In 1870-72, John Marius Wilson's Imperial Gazetteer of England and Wales described Worstead like this:
WORSTEAD, a village and a parish in Tunstead district, Norfolk. The village stands 3 miles SSE of North Walsham r. station; was anciently called Worstede; was once a manufacturing and market town; gave name to worsted stuffs, the manufacture of which was commenced in it in the time of Henry I., and transferred to Norwich in that of Richard II.; and has a post-office under Norwich, and a large fair on 12 and 13 May. The parish includes five hamlets, and comprises 2,603 acres. Real property, £4,896. ...
Pop., 751. Houses, 195. The property is divided chiefly among four. W. house is the seat of the Hon. W. R. Rous; and Lyngate House, of T. Balls, Esq. The living is a vicarage in the diocese of Norwich. Value, £251.* Patrons, the Dean and Chapter of N. The church is decorated English, and has a pinnacled tower. There are a Baptist chapel, national and British schools, alms houses, and other charities £31.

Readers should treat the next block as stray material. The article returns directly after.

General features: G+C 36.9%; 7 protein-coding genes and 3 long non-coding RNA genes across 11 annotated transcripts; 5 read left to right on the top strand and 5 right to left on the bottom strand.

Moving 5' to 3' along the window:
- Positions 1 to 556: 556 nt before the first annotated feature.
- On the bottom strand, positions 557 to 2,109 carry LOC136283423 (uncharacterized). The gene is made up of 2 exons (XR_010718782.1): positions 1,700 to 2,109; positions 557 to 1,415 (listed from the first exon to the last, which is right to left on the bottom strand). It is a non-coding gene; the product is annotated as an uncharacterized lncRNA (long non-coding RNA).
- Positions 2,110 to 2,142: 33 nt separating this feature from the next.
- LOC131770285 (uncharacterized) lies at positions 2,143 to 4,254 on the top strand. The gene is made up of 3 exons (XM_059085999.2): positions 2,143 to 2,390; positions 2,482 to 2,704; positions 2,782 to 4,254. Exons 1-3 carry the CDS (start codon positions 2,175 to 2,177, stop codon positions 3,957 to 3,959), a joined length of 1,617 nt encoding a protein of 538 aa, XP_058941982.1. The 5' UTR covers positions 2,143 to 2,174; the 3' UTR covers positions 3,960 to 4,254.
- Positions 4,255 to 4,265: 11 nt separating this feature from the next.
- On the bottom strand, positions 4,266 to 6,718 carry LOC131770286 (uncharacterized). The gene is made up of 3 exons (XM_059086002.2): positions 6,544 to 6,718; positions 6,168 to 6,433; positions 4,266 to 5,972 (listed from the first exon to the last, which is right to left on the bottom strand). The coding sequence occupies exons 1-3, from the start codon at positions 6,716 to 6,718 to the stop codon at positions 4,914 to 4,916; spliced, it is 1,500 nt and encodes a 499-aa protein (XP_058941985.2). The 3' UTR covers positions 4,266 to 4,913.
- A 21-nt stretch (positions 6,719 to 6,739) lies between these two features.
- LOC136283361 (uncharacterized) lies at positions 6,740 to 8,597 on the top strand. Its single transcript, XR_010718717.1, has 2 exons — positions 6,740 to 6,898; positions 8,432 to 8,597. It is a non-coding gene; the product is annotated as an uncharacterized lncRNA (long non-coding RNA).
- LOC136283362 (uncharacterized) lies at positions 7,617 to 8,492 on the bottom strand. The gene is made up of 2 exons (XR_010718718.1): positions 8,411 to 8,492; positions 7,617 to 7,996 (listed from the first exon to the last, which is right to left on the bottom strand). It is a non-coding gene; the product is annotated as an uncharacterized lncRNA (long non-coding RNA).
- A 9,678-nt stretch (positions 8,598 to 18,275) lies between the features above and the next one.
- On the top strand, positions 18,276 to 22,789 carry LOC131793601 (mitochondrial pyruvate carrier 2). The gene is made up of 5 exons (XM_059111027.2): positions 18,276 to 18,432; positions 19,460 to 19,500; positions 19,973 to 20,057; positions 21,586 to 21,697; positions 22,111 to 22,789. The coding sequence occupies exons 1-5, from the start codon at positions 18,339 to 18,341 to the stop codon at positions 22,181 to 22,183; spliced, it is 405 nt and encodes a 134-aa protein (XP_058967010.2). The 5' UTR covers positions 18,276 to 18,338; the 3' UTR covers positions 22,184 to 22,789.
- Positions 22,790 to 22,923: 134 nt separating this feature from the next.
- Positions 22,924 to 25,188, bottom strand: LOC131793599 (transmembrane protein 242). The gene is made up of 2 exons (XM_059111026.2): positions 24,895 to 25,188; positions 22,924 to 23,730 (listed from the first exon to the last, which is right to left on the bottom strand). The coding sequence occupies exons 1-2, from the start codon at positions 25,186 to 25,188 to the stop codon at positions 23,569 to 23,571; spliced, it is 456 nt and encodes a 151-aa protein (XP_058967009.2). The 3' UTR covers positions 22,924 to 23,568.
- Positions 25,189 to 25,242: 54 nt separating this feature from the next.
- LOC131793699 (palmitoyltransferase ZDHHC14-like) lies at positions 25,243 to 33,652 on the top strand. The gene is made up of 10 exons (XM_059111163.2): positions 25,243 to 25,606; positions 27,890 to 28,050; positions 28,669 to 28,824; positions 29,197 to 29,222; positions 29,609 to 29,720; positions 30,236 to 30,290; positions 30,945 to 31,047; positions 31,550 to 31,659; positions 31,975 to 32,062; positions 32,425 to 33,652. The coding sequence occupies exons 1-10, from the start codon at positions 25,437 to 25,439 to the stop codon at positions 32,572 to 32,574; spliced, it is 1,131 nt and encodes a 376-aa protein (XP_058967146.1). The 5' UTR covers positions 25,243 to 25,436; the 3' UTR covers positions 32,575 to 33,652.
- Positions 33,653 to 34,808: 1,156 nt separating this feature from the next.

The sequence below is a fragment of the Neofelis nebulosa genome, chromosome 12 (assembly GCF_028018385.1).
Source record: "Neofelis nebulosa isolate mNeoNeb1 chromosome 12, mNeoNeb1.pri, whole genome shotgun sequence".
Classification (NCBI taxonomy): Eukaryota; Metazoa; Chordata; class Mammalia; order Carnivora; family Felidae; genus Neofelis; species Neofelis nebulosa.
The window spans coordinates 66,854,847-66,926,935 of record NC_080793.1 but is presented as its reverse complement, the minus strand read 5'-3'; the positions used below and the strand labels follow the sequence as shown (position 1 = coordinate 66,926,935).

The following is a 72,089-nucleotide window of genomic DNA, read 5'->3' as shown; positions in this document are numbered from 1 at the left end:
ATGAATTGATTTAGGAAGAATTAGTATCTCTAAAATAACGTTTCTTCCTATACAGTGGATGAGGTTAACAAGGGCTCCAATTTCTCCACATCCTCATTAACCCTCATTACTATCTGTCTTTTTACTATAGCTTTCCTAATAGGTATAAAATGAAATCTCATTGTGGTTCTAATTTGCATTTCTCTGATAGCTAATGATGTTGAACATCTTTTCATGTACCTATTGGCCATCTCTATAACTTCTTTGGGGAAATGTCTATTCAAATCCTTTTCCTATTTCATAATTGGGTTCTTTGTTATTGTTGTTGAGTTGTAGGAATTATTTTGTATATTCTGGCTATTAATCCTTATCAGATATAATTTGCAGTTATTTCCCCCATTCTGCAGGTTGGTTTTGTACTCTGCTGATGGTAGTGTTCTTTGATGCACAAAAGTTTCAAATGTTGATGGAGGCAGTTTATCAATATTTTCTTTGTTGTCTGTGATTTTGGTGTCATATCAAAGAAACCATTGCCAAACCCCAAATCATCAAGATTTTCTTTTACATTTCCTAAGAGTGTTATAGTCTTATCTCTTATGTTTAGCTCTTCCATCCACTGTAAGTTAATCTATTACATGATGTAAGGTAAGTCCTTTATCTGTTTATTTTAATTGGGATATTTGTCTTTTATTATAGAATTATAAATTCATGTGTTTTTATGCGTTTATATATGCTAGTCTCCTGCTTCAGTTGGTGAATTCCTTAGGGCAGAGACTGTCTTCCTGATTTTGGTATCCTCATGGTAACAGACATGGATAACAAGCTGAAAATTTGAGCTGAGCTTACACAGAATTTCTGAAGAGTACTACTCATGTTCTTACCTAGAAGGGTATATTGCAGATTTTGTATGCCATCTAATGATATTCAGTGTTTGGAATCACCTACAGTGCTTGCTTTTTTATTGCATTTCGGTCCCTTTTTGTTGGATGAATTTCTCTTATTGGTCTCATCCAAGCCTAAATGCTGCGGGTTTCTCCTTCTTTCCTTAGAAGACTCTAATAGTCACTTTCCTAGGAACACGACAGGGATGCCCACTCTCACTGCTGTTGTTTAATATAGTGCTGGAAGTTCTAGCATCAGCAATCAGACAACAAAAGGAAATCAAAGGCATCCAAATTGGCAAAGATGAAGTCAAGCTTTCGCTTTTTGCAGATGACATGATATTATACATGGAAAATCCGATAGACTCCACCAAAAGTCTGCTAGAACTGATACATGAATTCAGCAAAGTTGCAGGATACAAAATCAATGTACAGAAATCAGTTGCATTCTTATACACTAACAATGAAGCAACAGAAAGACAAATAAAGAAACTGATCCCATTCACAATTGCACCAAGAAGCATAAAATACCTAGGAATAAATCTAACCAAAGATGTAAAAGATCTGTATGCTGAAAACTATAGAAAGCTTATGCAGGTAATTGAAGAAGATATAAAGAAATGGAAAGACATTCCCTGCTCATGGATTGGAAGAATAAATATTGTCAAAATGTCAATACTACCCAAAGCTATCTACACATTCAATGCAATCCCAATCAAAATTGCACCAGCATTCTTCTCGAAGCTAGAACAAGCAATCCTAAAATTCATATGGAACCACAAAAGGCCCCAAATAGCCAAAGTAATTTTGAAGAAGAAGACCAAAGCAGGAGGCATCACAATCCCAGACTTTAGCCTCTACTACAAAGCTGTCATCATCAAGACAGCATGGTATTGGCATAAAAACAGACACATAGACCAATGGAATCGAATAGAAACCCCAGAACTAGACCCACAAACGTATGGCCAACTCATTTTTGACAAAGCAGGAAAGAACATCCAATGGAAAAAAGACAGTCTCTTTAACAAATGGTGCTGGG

A Vision of Britain through Time includes a large library of local statistics for administrative units. For the best overall sense of how the area containing Worstead has changed, please see our redistricted information for the modern district of North Norfolk. More detailed statistical data are available under Units and statistics, which includes both administrative units covering Worstead and units named after it.
GB Historical GIS / University of Portsmouth, History of Worstead in North Norfolk | Map and description, A Vision of Britain through Time.
Date accessed: 11th December 2013
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